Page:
The BOE will also meet, and I DO expect them to cut rates this week... The BOE is cut from the same cloth as the Fed, and believes that lower interest rates are the way to a Lender's heart... I would argue that the way to a lender's heart is through their stomach... They need to be fed tons and tons of cash, which is another arrow in the Fed's quiver that they are using... But not the BOE at this time...

Today, in the U.S.... We'll see Factory Orders for November (pretty long lag, I agree!) which I believe will follow up the previous month's rotten print of -5.1% with another negative print of -2.3%. We'll also see Pending Home Sales for Nov. , and later today, we'll see the color of the last Fed meeting minutes, when they cut rates to .25%... These ought to be good!

The ISM (non-manufacturing) Index, which covers the Servicing Industry, will print too... And I don't normally give two hoots about the Index, except for the employment component of the report, which is normally where I get my thoughts about where the total Jobs Jamboree will print. There, I just gave away one of my secrets! And you didn't have to pay a penny for it either! WOW! What a guy! OK, stop it Chuck! Seriously though, I do use the employment component of this report to give me a clue about where the National jobs will print... So, here's a key to look for!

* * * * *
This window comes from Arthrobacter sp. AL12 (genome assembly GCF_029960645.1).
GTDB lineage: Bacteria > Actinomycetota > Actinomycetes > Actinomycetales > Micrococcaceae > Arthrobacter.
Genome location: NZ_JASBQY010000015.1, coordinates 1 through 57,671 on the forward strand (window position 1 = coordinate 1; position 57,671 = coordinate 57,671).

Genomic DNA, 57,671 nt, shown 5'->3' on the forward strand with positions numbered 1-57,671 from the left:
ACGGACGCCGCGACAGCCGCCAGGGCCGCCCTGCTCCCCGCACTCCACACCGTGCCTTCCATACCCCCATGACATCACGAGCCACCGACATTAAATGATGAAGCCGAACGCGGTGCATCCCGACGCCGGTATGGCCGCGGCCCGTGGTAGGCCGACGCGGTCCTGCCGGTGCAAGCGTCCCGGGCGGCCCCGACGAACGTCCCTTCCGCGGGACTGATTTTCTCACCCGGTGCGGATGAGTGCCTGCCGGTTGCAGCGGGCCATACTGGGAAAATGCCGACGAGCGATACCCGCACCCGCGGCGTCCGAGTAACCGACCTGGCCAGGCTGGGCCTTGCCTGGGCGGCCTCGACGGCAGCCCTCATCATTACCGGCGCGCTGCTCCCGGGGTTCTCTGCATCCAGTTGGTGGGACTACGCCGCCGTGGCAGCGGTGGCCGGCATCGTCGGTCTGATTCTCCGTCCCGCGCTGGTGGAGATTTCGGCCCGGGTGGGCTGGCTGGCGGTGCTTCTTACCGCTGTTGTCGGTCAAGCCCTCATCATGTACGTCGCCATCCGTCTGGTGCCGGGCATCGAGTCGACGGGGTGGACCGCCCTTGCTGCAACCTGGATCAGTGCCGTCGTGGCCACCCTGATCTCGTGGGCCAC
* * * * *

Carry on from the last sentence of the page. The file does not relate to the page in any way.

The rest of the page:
Currencies today 1/6/09: A$ .7115, kiwi .5870, C$ .8405, euro 1.3350, sterling 1.46, Swiss .89, rand 9.31, krone 7.0420, SEK 7.94, forint 200, zloty 3.04, koruna 19.79, yen 94.10, sing 1.4790, HKD 7.7535, INR 48.69, China 6.8363, pesos 13.35, BRL 2.1820, dollar index 83.81, Oil $49.66, Silver $10.87, and Gold... $841.55

That's it for today... I have been remiss in not taking a moment to thank everyone that sent along Christmas and New Year's wishes to me. They were all truly appreciated! I just heard on the radio that there are auto accidents all over because of the ice on the roads. Usually I begin to get phone calls from co-workers this time in the morning, knowing that I am here, and asking me "how are the roads?" We had a "full desk" yesterday for the first time in a long time, with Jen and Ty returning from vacation. Half the desk is sporting a cold, which means the other half will be sporting it next week! Me? So far so good, I keep feeling like one is coming but, with all the immune system boosters I take, it turns out to be nothing... I guess they work! My little buddy, Alex, was funny last night, as he was convinced there would be a "blizzard" this morning, school would be cancelled and he would be sledding all day... He's getting up about now, I can only imagine his disappointment... He really was convinced! OK... I could be the only here today... Now wouldn't that be funny! So, I had better get to work... I hope your Tuesday is Terrific, and not icy!

Chuck Butler
EverBank World Markets

Posted 01-06-2009 9:01 AM by Chuck Butler